Rick’s Journal    —    MY FILM CAREER


One of my prime reasons for wanting to go to New York the first time was to see Richard Hart on stage.  He was appearing in Goodbye, My Fancy with Ruth Hussey.  I had been more than impressed by him in MGM’s version of Elizabeth Goudge’s novel Green Dolphin Street.  He was dashing and talented, and he was believable as dull, self-centered, good-hearted William, the center of two women’s worlds.  A new star was alight in the screen’s sky.  But he would make only two more films and die of a heart attack at thirty-five.  I would come to a re-evaluation of Green Dolphin Street as a botch of a lengthy but intriguing novel.

At the time I am recalling, though, Richard Hart was my latest discovery, and he was back on Broadway where, before his first film, he had achieved solid success playing the witch boy in Dark of the Moon.  And after his current play, I was sanding at the stage door with my Playbill.  I told him that I had come all the way to New York to see him.  He was unimpressed and was really interested only in the small attractive young woman on his arm.  But he signed my program and thanked me.

I watched them walk to the end of the theater alley and turn right; and I was still at the stage door when lovely Ruth Hussey appeared.  She signed my Playbill, too.  She was alone and looked tired through her prettiness.  She made an effort, though, and thanked me.

Finally Conrad Nagel, also in the cast, signed for me, too.  I told him that my mother had played hooky from school to see him in the silent film Three Weeks.  I fear he did not appreciate the comment of which I was so proud.   With a sigh he said, “That was a LONG time ago.”  Like Richard Hart, he too had a very attractive young woman on his arm,  But he did graciously sign my program.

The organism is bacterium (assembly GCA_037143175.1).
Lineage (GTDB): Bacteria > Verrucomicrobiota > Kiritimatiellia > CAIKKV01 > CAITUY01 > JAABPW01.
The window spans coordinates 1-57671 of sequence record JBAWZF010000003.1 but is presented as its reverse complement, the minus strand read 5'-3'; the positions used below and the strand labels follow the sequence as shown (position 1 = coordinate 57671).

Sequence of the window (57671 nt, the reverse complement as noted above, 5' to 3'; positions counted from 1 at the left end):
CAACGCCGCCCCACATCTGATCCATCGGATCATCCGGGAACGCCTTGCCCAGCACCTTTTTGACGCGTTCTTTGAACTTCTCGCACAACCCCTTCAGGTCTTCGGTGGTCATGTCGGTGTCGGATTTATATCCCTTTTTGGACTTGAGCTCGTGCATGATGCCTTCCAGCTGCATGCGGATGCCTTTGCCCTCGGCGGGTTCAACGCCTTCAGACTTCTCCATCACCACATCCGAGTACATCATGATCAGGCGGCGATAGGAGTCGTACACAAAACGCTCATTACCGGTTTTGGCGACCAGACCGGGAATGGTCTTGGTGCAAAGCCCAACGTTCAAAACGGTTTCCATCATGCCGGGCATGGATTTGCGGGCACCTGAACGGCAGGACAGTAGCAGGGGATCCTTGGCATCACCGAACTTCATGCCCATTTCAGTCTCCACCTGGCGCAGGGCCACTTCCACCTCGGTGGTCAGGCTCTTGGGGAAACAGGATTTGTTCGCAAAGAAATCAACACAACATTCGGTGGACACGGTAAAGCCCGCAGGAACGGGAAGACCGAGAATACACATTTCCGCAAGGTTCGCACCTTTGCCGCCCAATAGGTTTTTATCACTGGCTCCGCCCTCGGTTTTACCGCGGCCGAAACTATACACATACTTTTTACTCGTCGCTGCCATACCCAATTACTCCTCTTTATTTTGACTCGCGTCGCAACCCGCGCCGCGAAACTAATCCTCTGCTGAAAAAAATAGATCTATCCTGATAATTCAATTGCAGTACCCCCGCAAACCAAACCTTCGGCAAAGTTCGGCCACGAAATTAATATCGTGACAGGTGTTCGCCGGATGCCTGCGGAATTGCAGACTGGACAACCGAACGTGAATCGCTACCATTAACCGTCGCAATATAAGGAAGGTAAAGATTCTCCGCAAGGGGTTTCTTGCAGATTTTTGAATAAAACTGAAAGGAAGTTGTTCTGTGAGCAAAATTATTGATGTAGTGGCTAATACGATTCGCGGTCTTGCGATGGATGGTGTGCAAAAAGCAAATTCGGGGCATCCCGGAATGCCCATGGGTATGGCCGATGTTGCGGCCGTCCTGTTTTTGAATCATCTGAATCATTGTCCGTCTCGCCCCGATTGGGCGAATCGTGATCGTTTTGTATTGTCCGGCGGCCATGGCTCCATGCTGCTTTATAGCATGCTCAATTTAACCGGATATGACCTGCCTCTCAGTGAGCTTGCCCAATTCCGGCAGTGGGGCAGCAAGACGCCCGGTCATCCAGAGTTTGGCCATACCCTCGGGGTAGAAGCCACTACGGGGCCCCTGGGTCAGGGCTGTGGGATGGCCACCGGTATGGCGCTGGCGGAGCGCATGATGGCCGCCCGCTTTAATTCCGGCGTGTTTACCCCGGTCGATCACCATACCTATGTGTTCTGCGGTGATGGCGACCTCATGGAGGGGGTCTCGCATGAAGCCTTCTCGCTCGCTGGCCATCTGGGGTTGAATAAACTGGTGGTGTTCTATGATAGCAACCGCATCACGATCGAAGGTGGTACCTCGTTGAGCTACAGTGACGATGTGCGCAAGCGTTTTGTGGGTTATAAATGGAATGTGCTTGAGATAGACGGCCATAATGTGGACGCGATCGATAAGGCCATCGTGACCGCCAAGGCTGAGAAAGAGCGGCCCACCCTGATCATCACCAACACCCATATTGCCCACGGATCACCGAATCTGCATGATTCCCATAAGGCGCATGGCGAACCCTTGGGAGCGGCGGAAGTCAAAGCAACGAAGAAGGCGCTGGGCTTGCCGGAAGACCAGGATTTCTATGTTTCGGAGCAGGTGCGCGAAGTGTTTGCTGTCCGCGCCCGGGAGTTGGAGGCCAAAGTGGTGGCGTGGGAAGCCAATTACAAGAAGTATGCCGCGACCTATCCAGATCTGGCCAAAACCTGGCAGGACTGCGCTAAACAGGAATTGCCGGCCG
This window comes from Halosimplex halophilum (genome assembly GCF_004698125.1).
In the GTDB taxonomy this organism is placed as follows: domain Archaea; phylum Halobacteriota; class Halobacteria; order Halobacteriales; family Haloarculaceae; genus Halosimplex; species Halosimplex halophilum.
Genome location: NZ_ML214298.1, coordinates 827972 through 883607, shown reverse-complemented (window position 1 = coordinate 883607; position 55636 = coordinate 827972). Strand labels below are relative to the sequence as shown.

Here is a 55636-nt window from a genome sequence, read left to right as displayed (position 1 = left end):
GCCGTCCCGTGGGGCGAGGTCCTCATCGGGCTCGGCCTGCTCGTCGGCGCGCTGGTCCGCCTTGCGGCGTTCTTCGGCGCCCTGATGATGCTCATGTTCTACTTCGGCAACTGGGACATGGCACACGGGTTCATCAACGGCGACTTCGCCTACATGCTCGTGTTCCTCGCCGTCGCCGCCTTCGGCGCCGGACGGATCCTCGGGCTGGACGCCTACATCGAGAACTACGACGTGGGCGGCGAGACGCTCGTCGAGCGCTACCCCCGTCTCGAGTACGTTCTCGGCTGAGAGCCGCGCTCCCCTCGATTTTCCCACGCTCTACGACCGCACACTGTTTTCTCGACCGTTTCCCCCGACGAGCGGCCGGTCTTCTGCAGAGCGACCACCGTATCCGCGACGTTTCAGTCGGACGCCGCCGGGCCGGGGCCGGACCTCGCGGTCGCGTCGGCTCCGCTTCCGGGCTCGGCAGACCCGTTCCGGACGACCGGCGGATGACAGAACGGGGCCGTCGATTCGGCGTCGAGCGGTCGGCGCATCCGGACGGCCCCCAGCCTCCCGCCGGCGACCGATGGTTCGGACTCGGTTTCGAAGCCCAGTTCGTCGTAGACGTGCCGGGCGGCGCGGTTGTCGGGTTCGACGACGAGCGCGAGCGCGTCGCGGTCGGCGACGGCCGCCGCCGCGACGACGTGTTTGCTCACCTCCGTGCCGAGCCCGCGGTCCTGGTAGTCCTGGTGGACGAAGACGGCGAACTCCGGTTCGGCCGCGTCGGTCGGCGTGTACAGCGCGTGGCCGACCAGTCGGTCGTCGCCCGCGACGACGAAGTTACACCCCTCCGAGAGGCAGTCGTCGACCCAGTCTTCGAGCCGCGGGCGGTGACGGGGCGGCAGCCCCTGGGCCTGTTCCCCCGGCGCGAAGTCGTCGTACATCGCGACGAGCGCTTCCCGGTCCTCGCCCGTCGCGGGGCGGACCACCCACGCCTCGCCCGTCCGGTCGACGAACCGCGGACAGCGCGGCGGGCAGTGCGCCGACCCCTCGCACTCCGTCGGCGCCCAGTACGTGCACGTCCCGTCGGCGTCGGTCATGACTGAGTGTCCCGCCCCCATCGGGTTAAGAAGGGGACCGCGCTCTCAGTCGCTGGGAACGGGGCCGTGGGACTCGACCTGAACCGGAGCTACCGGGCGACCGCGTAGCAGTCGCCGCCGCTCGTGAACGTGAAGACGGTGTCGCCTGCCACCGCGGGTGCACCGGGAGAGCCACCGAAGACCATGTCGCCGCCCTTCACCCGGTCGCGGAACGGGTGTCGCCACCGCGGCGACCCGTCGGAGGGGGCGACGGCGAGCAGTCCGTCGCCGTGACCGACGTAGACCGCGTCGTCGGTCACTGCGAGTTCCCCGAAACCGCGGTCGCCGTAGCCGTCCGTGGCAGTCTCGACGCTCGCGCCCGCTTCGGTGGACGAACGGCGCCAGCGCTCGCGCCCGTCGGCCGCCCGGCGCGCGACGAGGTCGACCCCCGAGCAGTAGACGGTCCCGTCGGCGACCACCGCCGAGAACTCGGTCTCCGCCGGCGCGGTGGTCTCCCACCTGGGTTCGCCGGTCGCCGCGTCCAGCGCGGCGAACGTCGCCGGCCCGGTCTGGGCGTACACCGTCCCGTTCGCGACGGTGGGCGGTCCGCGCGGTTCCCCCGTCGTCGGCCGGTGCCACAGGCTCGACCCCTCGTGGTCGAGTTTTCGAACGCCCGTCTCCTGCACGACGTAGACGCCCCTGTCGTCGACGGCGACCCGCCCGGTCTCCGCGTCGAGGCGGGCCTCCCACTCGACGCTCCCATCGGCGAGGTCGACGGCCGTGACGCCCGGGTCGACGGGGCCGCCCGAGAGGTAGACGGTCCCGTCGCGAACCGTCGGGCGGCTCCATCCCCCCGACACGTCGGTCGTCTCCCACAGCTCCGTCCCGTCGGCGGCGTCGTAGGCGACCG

Until then,
See you at the movies,



An important article for film buffs:  Nick Bilton, “That’s All Folks!” in Collector’s 23rd Annual Special Edition, 2017 of Vanity Fair.  Beginning on p.140.  This is a meaningful article for anyone interested in the past and/or the future of Hollywood moviemaking or interested in any aspect of film.

*          *          *          *          *          *          *          *          *          *


…and especially in good books.


“Eliot Ness?  You mean like Robert Stack?”
“So it’s not like the movies?”   –   “Is anything?”

That first quotation from Casey Daniels’ paranormal mystery Graveyard Shift has to do with television, but  quotable cinematic goodies dot the pages throughout the latest comic but scary and suspenseful adventures of sleuth Pepper Martin.

“Crawling inside the house was another story.  /  I got in, and not gracefully, and found myself in a back room that was obviously used as a sort of den.  My flashlight app revealed a flat-screen TV in one corner,a couch across from it, and movie posters on the walls:  Road to Perdition, Goodfellas, Donnie Brasco. /   I pictured Dean in there watching hour after hour of endless gangster movies, feeding his obsession day and night.”

Another entry:  “With the door fully open and Caleb standing back, I toed the doorway, totally stunned and feeling like Dorothy must have when she plunked down into a Technicolor Oz.”

Yet another entry and the finest of all:  “…I knew something was up as soon as my knuckles hit the front door.  /  It swung open. / I might not have a big brain, but I’m nobody’s fool and I’d seen plenty of horror movies.  /  I knew this was not a good sign, but just like all those heroines in all those horror movies, I went in, anyway.”  (Hear!  Hear!)

Graveyard Shift by Casey Daniels.  Great Britain and USA, Severn House, 2017


Until then,
See you at the movies,